Third, what are you selling to these businesses?  Unless you're a lucky station with a big audience, you're not merely selling a platform for them to hawk their wares to the general world.  Most college radio stations have too small an audience to be valuable enough to businesses in that way.  So what's the one thing that your college radio station can sell that no other station can?  Five words: access to the campus community.  Most colleges have significant "firewalls" between their student bodies and the outside commercial world.  Underwriting with your station is one way that businesses can safely "breach" that firewall and reach the student body in a politically acceptable way.

Now, since you cannot realistically expect that enough students are listening to your radio it on the air or on the be "sell-able" to businesses, you must be prepared to provide other "sell-able" opportunities for businesses.   Some ideas include:
  • Banners spotlighting the sponsor to be prominently displayed at your live broadcasts / events...especially the ones you're doing every week.
  • "WXYZ is sponsored by..." footnotes and messages on flyers (or video slideshow displays) that you regularly hang all over campus. Or in the table tent / napkin holders that you put your flyers into.
  • Sponsor logos on your t-shirts and other station swag you give away at events or for on-air giveaways: movie tickets, pizza coupons, free CD's at the music store, etc.
  • Sponsor gives you their swag for you to give away at station events.
  • Underwriting spots during sportscasts - treat these separately; they usually are higher-value.
This may well mean your station will have to do something it hasn't traditionally done before; perhaps more sportscasts, or more live on-campus broadcasts from the field.  But if you want to be involved and relevant to your campus community, you can't do it locked away in the station's studios.

Fourth, what are the ideal businesses to sell to?  Since you're selling access to the student body, you want to reach out to businesses that aren't already well-known by the student body.   For example, the local breakfast cafe across the street from your campus, that every student knows and loves, is a poor candidate for underwriting; they don't need to reach the student body.  However, the cafe hidden four blocks away that is desperate to get more business but is getting killed by their more distant location?  PRIME candidate.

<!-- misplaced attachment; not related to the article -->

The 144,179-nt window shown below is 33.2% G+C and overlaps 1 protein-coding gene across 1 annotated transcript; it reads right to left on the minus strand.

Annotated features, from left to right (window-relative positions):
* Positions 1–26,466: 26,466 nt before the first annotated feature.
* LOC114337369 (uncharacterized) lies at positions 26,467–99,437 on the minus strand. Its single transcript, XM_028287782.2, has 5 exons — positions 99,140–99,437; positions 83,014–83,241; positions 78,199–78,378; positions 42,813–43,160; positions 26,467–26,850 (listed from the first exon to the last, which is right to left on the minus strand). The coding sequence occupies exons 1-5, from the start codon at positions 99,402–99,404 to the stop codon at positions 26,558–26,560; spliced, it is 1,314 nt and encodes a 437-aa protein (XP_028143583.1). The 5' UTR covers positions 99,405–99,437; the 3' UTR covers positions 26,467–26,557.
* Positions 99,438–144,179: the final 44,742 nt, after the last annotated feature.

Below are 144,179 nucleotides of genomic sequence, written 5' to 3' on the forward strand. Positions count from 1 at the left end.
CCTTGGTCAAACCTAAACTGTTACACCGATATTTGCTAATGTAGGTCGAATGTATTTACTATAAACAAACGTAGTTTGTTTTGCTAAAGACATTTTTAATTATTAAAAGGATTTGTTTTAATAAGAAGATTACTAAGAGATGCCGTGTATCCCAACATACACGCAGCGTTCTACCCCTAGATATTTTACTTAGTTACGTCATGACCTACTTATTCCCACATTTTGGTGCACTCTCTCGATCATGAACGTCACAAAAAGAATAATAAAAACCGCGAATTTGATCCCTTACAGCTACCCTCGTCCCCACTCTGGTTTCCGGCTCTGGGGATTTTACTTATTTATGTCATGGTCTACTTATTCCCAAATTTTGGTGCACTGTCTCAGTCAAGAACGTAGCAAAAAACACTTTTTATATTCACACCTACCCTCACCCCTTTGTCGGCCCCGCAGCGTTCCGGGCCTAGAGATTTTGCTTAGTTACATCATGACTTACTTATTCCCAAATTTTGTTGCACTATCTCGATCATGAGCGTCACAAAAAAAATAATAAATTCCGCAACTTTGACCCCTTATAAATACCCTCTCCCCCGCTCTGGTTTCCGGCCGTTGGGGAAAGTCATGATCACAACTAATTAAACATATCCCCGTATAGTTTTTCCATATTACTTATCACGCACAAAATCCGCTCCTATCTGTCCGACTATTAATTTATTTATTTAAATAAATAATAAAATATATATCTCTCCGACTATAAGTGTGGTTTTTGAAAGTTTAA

That's usually a good place to start: find a business that has a competitor that's physically closer to your campus.  That competitor probably has all the business it needs, but the further-away business would love to get more!

Then there's the more targeted approaches:
  • If sports are a big deal at your school, look for local independent medical providers: chiropractors, radiology providers, acupuncturists, etc. who would like to reach student athletes.  
  • Take advantage of current politics and see if local credit unions want to underwrite.  Just remember that you have to be careful there - a credit union, like a bank, is all about prices, discounts and money...none of which you can talk about in an underwriting spot!
  • If there's a local cellphone store, approach them too.  Most students coming to your campus probably have cellphones already, but if coverage from their provider is spotty, they may suddenly be looking to change providers.
  • Every summer and early fall, go to any local bookstores and office supply stores.  Again, the big store in town might be willing to underwrite, but they're already the big dog.  You want businesses that NEED the exposure to drive sales.
  • Campus have a lot of bike riders?  There's probably some bike shops (sales and repair) in town who'd like students to know about them.   
  • Go to all the local car dealers in town in January and have them start underwriting then so that when graduation rolls around in May, the seniors who are getting a new car as a graduation present have been hearing/seeing the dealer's spots all semester.
  • Campus "businesses" may or may not need the exposure, but might be willing to underwrite just because it's good politics.   The campus bookstore, bike shop, health center, library, movie theater and print services are all good places to start.
Remember: if you are a student, you are effectively selling access to yourself!  What are you buying??  Poll yourself, your friends and your student staff and find out: what purchases they're currently making, what purchases they plan to make, and what purchases anyone else might make for them.  Filter based on the above principles, and then figure which businesses are good candidates to approach.